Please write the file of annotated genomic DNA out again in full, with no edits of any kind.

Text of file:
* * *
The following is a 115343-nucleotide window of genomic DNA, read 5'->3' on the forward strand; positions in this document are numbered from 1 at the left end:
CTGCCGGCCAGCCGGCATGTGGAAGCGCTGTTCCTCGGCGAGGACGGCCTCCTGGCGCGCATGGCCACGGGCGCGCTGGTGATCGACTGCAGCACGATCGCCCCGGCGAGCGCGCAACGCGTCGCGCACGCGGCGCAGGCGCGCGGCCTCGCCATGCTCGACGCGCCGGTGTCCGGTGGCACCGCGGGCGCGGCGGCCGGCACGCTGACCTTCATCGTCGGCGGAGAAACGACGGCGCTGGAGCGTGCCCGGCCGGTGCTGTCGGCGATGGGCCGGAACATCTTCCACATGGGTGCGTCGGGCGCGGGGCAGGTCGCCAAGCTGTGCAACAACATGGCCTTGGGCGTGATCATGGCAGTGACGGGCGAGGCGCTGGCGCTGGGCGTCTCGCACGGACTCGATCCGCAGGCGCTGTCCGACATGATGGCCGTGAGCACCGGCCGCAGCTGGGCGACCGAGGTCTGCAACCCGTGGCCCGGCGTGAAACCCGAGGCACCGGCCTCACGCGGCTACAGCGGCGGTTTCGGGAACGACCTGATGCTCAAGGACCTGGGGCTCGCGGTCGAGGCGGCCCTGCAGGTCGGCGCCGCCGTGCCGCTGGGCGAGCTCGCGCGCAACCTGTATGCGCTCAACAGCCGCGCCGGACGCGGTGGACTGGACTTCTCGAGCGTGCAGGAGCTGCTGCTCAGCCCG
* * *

The following is a 115343-nucleotide window of genomic DNA, read 5'->3' on the forward strand; positions in this document are numbered from 1 at the left end:
CTGCCGGCCAGCCGGCATGTGGAAGCGCTGTTCCTCGGCGAGGACGGCCTCCTGGCGCGCATGGCCACGGGCGCGCTGGTGATCGACTGCAGCACGATCGCCCCGGCGAGCGCGCAACGCGTCGCGCACGCGGCGCAGGCGCGCGGCCTCGCCATGCTCGACGCGCCGGTGTCCGGTGGCACCGCGGGCGCGGCGGCCGGCACGCTGACCTTCATCGTCGGCGGAGAAACGACGGCGCTGGAGCGTGCCCGGCCGGTGCTGTCGGCGATGGGCCGGAACATCTTCCACATGGGTGCGTCGGGCGCGGGGCAGGTCGCCAAGCTGTGCAACAACATGGCCTTGGGCGTGATCATGGCAGTGACGGGCGAGGCGCTGGCGCTGGGCGTCTCGCACGGACTCGATCCGCAGGCGCTGTCCGACATGATGGCCGTGAGCACCGGCCGCAGCTGGGCGACCGAGGTCTGCAACCCGTGGCCCGGCGTGAAACCCGAGGCACCGGCCTCACGCGGCTACAGCGGCGGTTTCGGGAACGACCTGATGCTCAAGGACCTGGGGCTCGCGGTCGAGGCGGCCCTGCAGGTCGGCGCCGCCGTGCCGCTGGGCGAGCTCGCGCGCAACCTGTATGCGCTCAACAGCCGCGCCGGACGCGGTGGACTGGACTTCTCGAGCGTGCAGGAGCTGCTGCTCAGCCCG